Rochanakorn hoped to accomplish something similar in his work on Six Senses Laamu in the Maldives. The resort’s seaside villas are nestled into a large rock formation along the shoreline, and each is built of natural materials: bamboo, wood, and stone, with thatched roofs made from coconut palm fronds. It’s an approach that draws from biophilic design — the use of natural forms and materials — which studies have linked to improved mental and physical health. 

Six Senses Thimphu Bhutan by Habita Architects
Six Senses Thimphu Bhutan by Habita Architects
Six Senses Thimphu Bhutan by Habita Architects

Another one of Rochanakorn’s projects, Six Senses Punakha — one of five lodges that makes up Six Senses Bhutan — references the architecture of farmhouses in the nearby mountains, tapping into the patterns inherent in vernacular design, which are both mentally stimulating and reassuring, as Sarah Williams Goldhagen documented in her book Welcome to Your World: How the Built Environment Shapes Our Lives. In Six Senses Bhutan, it’s a question of reflecting not only the natural environment but also the built one, so that the resort avoids feeling like an artificial imposition on the landscape.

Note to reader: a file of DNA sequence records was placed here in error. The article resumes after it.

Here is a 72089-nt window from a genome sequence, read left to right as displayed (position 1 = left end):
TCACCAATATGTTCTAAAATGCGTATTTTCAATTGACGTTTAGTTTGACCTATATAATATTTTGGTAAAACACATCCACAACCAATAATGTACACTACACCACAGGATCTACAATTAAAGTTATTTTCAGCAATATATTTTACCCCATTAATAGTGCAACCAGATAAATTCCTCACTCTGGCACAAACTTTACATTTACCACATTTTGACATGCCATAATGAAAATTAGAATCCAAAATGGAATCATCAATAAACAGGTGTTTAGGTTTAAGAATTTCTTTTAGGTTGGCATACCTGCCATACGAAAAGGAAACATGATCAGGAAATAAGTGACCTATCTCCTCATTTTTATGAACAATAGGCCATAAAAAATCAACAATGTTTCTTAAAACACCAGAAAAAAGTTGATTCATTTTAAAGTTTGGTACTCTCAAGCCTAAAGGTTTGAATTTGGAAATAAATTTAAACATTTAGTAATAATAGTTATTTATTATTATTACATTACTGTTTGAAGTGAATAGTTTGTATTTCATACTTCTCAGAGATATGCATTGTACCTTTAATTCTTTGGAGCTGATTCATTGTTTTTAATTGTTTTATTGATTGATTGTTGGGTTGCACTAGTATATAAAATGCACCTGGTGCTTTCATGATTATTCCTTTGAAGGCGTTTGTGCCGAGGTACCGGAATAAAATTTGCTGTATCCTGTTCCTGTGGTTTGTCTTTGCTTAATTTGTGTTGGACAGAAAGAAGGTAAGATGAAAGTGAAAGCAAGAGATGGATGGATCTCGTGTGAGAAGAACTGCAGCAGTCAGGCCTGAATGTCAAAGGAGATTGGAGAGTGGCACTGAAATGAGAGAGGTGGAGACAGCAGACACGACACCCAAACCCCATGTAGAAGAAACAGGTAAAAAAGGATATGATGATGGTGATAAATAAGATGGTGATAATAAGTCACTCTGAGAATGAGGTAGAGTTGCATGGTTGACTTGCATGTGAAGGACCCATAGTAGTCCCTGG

Both Rochanakorn and Morojele draw from traditional design principles that foster a sense of safety and protection while also maintaining a connection to the outside world. It’s a thoughtful, intuitive approach to design that considers wellness as much of a priority as aesthetics and functionality. But both architects say there’s more to be done, especially with new technology that allows them to better evaluate how users actually respond to a space. “Technology can assist through the use of wellbeing apps and wearables — sensors worn on the body — that can measure and monitor emotional indicators such as heartbeat, brain activity, and the nervous system,” Morojele says. “These can help us better understand how environments affect our physical and emotional wellbeing, and thus design better buildings.”

Mphethi Morojele, founder and managing director of MMA Design Studio Right - Krisda Rochanakorn, principal of Habita Architects
Mphethi Morojele, founder and managing director of MMA Design Studio. Krisda Rochanakorn, principal of Habita Architects

If there’s ever a time for that, it’s now. “Past epidemics have changed how spaces are designed,” says Hoover. The diseases of the 19th century led to modern-day bathrooms with running water and flushing toilets. The Spanish flu pandemic of 1918 encouraged architects to design their buildings with better natural ventilation. It’s impossible to say exactly what changes the COVID-19 pandemic will bring to design, but it seems clear that one of them is a growing focus on wellness.